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Billionaire Patrick Soon-Shiong (left) is no stranger to Los Angeles sports. In 2010, he bought Magic Johnson's (right) minority stake in the Lakers and is now interested in acquiring AEG, the entertainment empire that owners the Staples Center arena.
Days out from the announcement that AEG is up for sale, speculation is in full swing as to who will scoop up the entertainment empire at the heart of the effort to lure the NFL back to Los Angeles.
Possible bidders for AEG, which owns the Staples Center and has a stake in three LA professional sports teams, include a biotech billionaire as well as a sports mogul and several entertainment giants Dodgers fans will recognize from the Blue Crew’s sale earlier this year.
Denver-based Anschutz Co.’s putting itself on the block has further complicated the plan to bring a professional football team to Los Angeles – an undertaking that’s been more speculative than solid.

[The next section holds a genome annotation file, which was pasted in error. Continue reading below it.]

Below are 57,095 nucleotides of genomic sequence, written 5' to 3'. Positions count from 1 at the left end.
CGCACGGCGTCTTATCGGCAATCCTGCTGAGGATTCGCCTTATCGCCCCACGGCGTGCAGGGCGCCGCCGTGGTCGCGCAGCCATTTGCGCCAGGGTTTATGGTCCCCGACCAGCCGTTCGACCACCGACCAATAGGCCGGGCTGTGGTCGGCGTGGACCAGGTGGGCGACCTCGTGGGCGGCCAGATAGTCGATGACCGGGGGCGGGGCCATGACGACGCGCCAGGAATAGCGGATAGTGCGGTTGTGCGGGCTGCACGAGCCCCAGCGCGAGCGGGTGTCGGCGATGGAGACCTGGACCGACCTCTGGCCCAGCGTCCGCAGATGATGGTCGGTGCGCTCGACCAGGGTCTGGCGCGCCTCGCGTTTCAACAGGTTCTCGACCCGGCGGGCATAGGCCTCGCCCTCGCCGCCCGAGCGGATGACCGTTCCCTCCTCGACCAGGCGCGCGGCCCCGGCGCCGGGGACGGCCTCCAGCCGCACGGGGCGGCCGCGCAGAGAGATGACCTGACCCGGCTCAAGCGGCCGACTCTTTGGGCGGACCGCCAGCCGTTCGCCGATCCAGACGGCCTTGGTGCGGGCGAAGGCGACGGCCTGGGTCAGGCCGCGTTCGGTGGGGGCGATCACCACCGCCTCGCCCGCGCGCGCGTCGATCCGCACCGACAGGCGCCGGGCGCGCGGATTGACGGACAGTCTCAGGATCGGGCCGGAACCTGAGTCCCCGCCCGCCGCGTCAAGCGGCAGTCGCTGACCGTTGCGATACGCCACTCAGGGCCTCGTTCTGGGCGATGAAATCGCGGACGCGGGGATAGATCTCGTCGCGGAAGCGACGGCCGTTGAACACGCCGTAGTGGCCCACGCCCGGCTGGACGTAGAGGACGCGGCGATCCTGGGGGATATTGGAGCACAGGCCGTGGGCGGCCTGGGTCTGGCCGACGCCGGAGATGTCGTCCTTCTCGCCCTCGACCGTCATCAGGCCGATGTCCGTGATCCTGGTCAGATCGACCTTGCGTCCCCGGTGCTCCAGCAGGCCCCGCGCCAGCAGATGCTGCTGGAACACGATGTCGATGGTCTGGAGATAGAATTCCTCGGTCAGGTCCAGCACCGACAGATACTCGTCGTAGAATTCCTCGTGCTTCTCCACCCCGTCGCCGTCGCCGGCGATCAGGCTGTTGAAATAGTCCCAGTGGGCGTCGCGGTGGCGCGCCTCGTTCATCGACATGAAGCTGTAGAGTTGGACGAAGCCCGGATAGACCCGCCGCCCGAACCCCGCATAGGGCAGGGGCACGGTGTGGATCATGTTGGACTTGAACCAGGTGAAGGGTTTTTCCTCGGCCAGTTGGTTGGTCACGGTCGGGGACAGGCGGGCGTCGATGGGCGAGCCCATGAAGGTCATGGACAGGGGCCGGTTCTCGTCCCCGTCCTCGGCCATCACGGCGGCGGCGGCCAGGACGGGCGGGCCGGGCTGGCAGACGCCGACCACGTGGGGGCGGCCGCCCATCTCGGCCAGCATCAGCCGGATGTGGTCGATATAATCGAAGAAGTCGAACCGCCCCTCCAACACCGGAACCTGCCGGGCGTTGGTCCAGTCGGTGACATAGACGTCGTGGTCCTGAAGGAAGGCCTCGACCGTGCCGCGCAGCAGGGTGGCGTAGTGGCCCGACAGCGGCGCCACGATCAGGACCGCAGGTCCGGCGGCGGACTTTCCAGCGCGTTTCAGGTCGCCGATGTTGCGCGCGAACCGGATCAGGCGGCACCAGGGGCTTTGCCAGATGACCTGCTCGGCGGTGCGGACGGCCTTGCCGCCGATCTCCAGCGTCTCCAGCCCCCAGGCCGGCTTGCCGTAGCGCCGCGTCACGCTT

And it’s raised questions that may be left unanswered for months. Will the new buyers be keen on the NFL-in-LA project? How much longer will LA football fans have to wait for the plan to finally come to fruition?
Owner Philip Anschutz, 72, said in April he was willing to buy an NFL team. His company already owns the NHL's Los Angeles Kings, Major League Soccer's LA Galaxy and a minority stake in the LA Lakers.
But now that he’s on his way out, what does that mean for the future of an NFL franchise?
Here’s a look at the potential bidders who may finally push the plan along:
Whoever picks up the entertainment empire will have to have deep pockets. AEG’s buildings alone – which include the Staples Center and LA Live – are worth in excess of $2 billion, according to Forbes.
Sources close to the deal say AEG has indicated privately that it expects to sell for $5 billion to $7 billion, though no official price has been set, according to the Los Angeles Times.